HMS Queen Elizabeth has visited Scapa Flow, marking 100 years to the day since an aircraft landed on the deck of a moving vessel.
On the 2nd of August 1917, while performing trials, Squadron Commander Edwin Dunning landed a Sopwith Pup, on board HMS Furious, becoming the first person to land an aircraft on a moving ship.
HMS Queen Elizabeth is currently engaged in sea trials, these monitor speed, manoeuvrability, power and propulsion as well as undertaking weapons trials and additional tests on her levels of readiness.
Sea trials were planned beginning in March 2017 but minor technical issues delayed her sea trials until the end of June. Prior to the ship’s departure from Rosyth, an extensive survey was carried out of the Firth of Forth by HMS Gleaner and 42 Regiment, Royal Engineers to gather information on the tides, the depth of the river bed, and the height of the three river crossings (Forth Bridge, Forth Road Bridge, Queensferry Crossing).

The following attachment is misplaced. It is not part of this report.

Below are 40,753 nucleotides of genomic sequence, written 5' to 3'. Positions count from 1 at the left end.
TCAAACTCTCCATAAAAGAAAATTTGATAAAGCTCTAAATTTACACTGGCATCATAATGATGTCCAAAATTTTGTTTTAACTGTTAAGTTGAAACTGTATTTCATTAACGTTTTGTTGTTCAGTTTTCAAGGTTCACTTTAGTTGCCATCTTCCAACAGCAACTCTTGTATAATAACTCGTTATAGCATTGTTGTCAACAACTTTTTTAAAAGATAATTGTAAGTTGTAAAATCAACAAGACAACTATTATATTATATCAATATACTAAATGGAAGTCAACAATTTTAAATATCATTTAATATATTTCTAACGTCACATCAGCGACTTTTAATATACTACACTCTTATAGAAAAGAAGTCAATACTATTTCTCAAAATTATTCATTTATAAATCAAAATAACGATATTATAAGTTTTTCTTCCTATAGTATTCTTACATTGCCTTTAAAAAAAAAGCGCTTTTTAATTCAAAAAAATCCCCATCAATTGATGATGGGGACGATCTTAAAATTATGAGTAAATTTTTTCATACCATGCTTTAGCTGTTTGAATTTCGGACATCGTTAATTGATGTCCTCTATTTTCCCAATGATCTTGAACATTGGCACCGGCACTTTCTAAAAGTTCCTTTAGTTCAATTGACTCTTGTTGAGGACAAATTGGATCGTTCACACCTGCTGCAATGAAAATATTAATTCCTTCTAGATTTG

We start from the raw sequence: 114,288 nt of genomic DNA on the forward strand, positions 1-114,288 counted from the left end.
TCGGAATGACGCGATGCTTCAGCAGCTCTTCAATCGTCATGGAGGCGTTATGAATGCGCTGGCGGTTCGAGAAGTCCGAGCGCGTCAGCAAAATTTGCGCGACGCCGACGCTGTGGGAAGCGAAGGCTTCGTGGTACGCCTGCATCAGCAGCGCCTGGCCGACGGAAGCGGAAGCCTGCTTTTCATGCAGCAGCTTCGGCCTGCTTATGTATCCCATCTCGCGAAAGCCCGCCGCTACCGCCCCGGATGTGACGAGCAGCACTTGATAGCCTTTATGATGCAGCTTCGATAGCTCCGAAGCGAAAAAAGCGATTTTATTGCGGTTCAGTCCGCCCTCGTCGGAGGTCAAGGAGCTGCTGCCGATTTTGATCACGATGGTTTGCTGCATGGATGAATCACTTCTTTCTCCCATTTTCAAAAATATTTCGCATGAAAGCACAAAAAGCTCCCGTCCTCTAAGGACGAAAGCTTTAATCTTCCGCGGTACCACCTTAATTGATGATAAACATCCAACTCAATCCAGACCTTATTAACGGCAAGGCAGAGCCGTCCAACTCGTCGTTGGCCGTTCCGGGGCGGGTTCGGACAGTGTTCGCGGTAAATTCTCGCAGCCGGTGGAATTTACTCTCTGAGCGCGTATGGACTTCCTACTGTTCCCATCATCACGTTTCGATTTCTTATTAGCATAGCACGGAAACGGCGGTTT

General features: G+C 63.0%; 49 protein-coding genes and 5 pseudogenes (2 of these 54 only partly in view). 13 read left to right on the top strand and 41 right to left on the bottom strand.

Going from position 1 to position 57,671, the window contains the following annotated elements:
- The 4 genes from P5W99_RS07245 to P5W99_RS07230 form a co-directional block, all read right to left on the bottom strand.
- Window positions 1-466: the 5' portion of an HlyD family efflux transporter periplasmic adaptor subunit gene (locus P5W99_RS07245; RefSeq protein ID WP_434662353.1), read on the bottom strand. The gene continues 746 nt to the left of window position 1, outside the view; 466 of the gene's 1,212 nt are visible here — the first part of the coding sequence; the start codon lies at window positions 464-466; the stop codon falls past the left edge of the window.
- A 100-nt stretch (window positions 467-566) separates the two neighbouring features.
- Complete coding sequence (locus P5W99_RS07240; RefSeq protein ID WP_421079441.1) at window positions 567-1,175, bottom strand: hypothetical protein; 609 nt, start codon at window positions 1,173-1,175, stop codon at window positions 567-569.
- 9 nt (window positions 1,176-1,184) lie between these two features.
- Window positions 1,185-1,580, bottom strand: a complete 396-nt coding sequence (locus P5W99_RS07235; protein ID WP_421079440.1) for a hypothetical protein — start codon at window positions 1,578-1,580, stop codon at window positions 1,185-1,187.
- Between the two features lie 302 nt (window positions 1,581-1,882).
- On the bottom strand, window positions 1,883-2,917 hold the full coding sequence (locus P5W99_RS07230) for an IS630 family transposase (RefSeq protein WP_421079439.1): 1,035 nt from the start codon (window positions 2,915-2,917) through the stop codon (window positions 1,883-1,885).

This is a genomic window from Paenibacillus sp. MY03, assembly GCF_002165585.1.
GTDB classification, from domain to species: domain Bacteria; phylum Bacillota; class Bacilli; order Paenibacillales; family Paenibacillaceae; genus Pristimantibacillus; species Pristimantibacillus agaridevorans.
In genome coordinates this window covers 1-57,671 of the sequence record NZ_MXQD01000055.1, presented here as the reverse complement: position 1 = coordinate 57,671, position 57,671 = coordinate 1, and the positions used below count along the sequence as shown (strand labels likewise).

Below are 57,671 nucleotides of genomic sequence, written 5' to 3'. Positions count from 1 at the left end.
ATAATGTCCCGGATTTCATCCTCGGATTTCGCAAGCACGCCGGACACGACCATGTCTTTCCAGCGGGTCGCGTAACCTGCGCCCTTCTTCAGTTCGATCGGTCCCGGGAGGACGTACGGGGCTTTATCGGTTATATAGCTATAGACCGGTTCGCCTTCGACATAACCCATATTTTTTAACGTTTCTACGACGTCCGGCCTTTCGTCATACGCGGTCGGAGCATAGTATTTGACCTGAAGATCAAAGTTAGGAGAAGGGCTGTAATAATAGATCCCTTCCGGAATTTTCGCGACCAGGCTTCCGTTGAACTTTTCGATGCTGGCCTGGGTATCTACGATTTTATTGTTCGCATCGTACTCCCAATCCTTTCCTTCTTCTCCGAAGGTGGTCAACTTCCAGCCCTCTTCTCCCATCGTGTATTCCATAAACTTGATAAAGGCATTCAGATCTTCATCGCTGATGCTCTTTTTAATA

Queen Elizabeth sailed on the 26th of June 2017. The first stage of the operation was to move the ship from inside the fitting out basin, via one of the access gates, into the Firth of Forth itself, before taking the ship under the three Forth bridge crossings.
Once this was accomplished, the ship took to the open sea off the east coast of Scotland to undertake the first set of trials, including handling and speed tests. During this period, Queen Elizabeth was accompanied by a pair of Type 23 frigates, HMS Sutherland and HMS Iron Duke, acting as escorts.
The first aircraft to land on the ship was a Merlin HM.2 of 820 Naval Air Squadron on the 3rd July. Following initial runs in and around the Firth of Forth, the carrier was taken further north to the Moray Firth, during which period the ship encountered the Cunard cruise liner Queen Elizabeth.
HMS Queen Elizabeth had her first stopover at Invergordon, where the ship was fuelled and provisioned, and where inspections of the hull were carried out.
— orkney.com (@orkneycom) August 2, 2017